Jon Rahm, caddie Adam Hayes share what makes their partnership work so well
One of the most successful player/caddie partnerships began five years ago this week at Silverado Country Club for now world No. 1 Jon Rahm and his caddie, Adam Hayes.
Back in 2016, Rahm was ranked 126th in the world and had played 12 previous Tour events. Five years later, he’s won 13 times worldwide, including his first major at June’s U.S. Open and has become the definition of consistent with 15 top 10s in 2020-21, including in the last five majors.
Rahm would go on to finish tied for 15th that first week with Hayes five years back in Napa and the duo returns this week for what is now called the Fortinet Championship, one last event before next week’s Ryder Cup.
A couple weeks ago during the BMW Championship, Rahm was asked how important Hayes has been to his recent and overall success.
Rahm smiled when he heard the question.
“I think the most important thing to understand with (Adam) is he wants to win as much as I want to win, and that’s the beauty of it.” Rahm said. “Adam is amazing. I think what’s made it work so well is that early on the best way I can say it is we’re both no-BS guys. If you have something to tell me, tell me to my face, and it’s reciprocal. So he will tell me if he has something to tell me, and I will tell him if I have something to tell him. That’s the way things work. We’re not going to shy out when something comes up. I think that’s really important in our case because we know we both have each other’s best interest at heart.”
Hayes is on the same page and understands the importance of talking through decisions.
“The best caddies, in my opinion, are guys that just are almost like chameleons. They can read people’s personalities and learn their tendencies, and they don’t try and change people, and I’ve never tried changing Jon or anybody that I’ve ever worked for,” Hayes told us in a 2020 interview.
“Jon is who Jon is. He’s a very competitive guy on the golf course and a lot of people take that the wrong way when he gets mad, but that’s just something that he’s had to figure out on his own, and I’ve never judged him for it and I never will. So I think that I’ve never tried to coddle or pamper the guys I’ve worked for but you hold guys accountable.”
This accountability is what Rahm also likes to see in the caddie/player relationship.
“Besides the obvious chemistry and friendship that we have, I think the honesty and willingness to work is what makes it work so well and why we’ve made such a good team,” Rahm said.
That honesty has helped both individuals communicate clearly, especially when the stakes are high as they’ve been for Rahm. Hayes is not a fan of being a ‘yes man’ on the course, and he believes that helps their dynamic as a team.
“If you can hold guys accountable and they can hold you accountable it usually works out, but if you tell them everything they want then at the end of the day it might work for a little while, but then they might be like ‘geez man, why didn’t you tell me, what’s going on here?’ and that’s one thing that I feel like in our relationship there’s times I feel like I’ve held him accountable and times he’s certainly held me accountable on things if we made a mistake,” Hayes explained. “At the end of the day we know both of our interests is the betterment of his golf and his results and that doesn’t come if you just kind of pacify things.”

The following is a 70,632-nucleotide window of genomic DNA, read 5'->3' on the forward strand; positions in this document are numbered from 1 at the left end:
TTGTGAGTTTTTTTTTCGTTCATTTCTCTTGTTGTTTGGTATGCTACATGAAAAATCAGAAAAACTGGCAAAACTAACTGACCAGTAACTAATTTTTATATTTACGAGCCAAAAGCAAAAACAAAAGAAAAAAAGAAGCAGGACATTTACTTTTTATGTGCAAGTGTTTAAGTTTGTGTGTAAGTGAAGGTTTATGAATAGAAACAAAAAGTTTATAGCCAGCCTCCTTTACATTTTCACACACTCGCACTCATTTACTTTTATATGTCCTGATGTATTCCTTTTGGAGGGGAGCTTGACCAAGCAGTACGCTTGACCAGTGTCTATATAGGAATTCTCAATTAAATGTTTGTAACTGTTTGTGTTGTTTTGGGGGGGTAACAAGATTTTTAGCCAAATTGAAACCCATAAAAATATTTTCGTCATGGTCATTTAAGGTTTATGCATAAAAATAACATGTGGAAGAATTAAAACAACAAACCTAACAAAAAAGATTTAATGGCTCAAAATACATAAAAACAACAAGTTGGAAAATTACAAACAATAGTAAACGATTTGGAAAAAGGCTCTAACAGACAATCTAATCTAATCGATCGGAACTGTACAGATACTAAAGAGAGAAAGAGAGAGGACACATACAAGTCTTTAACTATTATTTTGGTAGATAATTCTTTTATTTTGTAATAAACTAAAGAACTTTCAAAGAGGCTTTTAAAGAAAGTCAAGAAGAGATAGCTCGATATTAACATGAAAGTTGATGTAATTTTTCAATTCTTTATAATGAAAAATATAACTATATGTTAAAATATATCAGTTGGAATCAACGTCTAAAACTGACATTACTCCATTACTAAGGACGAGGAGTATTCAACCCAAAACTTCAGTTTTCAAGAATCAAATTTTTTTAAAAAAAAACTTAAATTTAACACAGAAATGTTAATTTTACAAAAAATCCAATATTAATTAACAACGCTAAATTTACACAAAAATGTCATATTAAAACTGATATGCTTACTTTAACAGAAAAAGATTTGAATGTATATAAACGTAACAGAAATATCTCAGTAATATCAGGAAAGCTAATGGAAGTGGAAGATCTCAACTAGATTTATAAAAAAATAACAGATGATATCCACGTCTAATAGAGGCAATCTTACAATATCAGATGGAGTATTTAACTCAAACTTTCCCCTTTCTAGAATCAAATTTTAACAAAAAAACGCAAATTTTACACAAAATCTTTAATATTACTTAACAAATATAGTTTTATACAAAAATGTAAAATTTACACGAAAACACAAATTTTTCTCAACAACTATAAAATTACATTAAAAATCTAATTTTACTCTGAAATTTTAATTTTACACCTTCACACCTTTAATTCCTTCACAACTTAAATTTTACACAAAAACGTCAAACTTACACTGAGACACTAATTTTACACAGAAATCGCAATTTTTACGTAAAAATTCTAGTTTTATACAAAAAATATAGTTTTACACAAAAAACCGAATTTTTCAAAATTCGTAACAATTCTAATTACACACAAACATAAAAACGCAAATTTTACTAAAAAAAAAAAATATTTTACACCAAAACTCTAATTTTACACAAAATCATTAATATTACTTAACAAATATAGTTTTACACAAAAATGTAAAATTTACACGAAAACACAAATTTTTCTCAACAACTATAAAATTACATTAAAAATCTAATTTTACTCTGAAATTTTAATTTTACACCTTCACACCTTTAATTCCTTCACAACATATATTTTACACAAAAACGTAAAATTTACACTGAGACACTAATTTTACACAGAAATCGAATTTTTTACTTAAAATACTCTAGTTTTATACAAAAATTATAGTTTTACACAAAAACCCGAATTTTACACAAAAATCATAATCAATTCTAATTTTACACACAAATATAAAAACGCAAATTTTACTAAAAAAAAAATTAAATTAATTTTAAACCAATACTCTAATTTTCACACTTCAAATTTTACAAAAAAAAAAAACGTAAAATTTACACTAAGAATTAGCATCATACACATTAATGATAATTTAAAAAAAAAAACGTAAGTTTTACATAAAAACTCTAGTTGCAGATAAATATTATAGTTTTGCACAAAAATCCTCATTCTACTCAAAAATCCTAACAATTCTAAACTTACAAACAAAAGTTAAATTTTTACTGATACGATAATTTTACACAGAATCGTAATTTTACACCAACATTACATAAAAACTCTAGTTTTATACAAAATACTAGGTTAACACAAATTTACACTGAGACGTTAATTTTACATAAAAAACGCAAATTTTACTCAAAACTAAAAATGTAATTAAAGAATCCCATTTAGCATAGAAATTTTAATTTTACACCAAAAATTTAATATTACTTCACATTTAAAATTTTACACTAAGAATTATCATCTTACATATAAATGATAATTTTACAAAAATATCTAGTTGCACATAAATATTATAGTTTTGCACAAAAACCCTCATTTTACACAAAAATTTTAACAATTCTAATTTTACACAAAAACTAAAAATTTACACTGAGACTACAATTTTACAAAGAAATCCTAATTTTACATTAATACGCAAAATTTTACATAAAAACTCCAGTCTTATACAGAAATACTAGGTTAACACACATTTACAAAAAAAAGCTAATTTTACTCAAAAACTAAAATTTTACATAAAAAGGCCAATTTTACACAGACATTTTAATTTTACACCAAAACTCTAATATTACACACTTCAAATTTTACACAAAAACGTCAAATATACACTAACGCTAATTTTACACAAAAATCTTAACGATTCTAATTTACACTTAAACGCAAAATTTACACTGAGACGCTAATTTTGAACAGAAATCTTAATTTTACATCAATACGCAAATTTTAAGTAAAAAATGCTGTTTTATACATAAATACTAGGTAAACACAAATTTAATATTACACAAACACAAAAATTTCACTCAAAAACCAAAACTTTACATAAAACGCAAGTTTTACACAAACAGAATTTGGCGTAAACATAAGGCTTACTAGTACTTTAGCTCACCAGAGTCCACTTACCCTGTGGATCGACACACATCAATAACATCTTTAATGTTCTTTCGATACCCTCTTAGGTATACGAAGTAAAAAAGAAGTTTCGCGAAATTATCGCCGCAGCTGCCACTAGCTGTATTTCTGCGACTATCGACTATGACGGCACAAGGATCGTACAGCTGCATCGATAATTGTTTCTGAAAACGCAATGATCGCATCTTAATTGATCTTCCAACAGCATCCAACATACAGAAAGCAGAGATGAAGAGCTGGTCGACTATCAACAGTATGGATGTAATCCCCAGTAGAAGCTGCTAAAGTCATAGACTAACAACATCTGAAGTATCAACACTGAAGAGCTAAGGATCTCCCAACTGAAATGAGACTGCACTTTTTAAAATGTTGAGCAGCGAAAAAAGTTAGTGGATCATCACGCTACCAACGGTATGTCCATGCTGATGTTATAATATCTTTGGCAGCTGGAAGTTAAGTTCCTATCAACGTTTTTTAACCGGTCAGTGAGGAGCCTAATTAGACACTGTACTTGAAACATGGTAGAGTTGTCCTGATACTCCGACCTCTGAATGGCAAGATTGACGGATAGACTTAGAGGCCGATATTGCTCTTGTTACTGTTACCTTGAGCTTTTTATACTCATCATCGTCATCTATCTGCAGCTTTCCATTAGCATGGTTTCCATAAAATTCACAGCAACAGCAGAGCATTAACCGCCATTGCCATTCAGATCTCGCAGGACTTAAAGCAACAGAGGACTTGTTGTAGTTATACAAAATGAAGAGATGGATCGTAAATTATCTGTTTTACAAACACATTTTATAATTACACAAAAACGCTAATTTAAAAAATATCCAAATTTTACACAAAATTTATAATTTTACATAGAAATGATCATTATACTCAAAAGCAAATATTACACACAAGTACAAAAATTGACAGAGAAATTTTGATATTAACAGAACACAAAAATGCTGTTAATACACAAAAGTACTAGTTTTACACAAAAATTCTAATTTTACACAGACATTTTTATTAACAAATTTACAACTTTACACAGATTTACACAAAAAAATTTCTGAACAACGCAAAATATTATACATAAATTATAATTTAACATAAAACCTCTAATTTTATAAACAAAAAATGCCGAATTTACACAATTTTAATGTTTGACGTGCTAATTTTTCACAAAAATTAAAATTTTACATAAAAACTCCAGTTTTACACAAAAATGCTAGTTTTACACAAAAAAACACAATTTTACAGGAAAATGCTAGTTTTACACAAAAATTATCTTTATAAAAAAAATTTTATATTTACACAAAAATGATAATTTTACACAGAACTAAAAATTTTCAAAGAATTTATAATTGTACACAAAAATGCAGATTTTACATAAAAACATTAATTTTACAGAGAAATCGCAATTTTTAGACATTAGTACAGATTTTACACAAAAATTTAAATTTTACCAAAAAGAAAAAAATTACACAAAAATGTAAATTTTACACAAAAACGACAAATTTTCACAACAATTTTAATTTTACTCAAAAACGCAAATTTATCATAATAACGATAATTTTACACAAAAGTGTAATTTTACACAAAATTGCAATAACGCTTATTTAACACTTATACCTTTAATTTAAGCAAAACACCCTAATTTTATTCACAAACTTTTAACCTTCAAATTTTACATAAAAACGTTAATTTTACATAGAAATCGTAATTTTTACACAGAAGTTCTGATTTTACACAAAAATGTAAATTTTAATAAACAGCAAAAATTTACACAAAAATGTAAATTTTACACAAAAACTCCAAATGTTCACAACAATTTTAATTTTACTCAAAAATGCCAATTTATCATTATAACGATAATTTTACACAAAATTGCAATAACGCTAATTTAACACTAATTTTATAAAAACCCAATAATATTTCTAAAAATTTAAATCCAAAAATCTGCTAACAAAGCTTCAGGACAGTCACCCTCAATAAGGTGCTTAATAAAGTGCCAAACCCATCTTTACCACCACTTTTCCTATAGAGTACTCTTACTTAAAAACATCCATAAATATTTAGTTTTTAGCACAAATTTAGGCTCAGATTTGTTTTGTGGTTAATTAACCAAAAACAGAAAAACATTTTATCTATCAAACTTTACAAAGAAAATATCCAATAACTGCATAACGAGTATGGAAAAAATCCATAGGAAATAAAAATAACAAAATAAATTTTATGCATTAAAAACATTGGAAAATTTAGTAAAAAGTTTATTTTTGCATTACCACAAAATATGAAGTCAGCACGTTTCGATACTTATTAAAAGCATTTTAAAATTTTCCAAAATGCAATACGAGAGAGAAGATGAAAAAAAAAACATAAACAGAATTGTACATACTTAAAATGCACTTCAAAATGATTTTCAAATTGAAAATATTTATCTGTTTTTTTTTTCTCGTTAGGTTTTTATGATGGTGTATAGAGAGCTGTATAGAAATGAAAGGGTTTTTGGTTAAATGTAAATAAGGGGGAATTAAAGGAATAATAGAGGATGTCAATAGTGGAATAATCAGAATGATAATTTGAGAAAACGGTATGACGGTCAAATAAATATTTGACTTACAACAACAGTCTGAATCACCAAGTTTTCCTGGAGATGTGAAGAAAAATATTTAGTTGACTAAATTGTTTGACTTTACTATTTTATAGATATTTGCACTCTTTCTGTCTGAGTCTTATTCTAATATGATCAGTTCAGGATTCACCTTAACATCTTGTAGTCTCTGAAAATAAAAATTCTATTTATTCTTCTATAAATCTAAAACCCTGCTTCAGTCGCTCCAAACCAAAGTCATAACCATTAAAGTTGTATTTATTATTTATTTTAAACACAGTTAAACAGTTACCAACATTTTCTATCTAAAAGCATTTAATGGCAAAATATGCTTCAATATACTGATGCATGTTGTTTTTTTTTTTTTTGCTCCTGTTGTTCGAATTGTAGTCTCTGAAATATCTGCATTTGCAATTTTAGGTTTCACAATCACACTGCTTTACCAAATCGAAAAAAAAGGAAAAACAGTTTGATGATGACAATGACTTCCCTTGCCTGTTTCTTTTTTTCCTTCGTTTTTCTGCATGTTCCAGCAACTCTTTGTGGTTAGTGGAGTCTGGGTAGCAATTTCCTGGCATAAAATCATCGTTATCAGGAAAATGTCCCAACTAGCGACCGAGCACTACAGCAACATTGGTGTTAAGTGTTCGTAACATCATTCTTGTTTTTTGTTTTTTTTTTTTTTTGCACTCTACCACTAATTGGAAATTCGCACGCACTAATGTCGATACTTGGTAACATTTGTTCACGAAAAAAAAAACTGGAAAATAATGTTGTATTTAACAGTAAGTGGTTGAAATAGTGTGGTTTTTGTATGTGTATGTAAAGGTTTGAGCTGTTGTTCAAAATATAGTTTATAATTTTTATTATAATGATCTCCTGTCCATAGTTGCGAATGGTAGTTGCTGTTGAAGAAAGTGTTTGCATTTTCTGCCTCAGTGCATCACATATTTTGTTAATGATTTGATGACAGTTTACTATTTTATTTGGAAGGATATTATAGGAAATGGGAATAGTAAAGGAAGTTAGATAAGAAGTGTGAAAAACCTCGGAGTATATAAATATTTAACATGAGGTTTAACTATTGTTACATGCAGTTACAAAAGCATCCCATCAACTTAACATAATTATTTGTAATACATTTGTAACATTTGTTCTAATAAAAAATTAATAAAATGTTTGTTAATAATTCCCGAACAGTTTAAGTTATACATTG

Of course, there will be disagreements at times as well.
“When it’s coming down the stretch, there’s only been once, and we all know the moment (2019 Players Championship where he hit his second shot from the 11th fairway bunker into water), there’s only been once where he disagreed with me. Only once in five years. I’m known to be an aggressive player, and he’s fed into that,” Rahm said.
Rahm points to Sunday of their first win together at Torrey Pines in 2017 to showcase Hayes’ penchant for fueling his aggressiveness.
“When we won at Torrey Pines the first time, I hit it in that right bunker on 13. It’s not the easiest shot in the world, and we were two back at that point. Still very doable on the back nine and playing good golf, and we have a little bit of a wait, and he tells me the number, and I look at him — I’m thinking about going for it,” Rahm said. “You know, I’m standing there with him and I ask him ‘Adam, what do you think?’ And he’s like ‘dude, grab that 4-iron and aim right at the flagstick.’ And I’m like ‘Perfect, that’s all I need to know.’ That was only, I think, his fourth or fifth event with me, and he told me right away, ‘do that.’ You know, it’s one of those things that told me, OK, he’s not kidding, he wants to win. That’s what we’re there for.”
It’s also important to remember where Hayes came from. The current caddie for the world No. 1 began caddying in 1999 on the LPGA where he started out making $400 per week.
“We used to do this thing called ‘scores for floors’ when we had three or four caddies staying in our hotel rooms just to make ends meet and high score that day would sleep on the floor, and the others with lower scores would get the beds,” he said. “We were three and four to a room just to make ends meet.”
But all of this, Hayes says keeps, caddies humble. What a story to look back on now for the 23-year vet.